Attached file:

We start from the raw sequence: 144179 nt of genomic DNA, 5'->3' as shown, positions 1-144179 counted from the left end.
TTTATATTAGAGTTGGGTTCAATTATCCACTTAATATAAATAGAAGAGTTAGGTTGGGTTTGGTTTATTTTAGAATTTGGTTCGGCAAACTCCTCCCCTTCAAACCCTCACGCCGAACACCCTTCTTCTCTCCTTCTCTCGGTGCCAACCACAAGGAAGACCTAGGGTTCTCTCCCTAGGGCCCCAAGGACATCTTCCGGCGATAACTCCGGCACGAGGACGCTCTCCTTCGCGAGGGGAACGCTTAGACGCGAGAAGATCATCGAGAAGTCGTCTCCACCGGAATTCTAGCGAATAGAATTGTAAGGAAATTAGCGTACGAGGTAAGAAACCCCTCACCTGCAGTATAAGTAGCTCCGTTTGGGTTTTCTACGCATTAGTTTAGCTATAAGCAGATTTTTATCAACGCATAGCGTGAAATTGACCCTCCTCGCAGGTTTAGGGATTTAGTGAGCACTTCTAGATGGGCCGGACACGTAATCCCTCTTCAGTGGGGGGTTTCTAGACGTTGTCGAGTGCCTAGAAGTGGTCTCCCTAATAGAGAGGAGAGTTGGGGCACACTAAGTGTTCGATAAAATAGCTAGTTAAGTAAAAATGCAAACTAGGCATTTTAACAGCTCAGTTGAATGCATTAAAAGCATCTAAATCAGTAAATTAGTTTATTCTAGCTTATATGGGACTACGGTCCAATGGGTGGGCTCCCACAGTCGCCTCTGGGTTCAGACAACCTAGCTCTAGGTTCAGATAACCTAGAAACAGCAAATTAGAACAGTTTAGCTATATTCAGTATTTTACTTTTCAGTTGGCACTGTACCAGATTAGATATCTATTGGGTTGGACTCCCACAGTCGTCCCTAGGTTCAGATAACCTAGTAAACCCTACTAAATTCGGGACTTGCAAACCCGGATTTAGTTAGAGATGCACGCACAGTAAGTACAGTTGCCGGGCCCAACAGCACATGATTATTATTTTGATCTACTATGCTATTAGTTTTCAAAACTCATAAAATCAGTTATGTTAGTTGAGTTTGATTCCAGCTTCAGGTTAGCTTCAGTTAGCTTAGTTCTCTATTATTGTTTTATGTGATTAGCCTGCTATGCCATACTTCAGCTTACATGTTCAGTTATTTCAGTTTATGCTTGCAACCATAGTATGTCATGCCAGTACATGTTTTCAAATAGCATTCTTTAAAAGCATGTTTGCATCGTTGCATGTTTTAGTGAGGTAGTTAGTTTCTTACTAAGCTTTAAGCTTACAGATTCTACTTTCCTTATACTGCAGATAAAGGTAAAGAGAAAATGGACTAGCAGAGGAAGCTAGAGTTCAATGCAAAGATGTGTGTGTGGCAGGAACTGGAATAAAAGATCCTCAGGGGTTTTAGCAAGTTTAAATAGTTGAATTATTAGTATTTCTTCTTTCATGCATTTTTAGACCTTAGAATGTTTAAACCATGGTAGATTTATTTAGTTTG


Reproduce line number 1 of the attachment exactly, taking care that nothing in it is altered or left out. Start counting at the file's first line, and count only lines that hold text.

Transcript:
We start from the raw sequence: 144179 nt of genomic DNA, 5'->3' as shown, positions 1-144179 counted from the left end.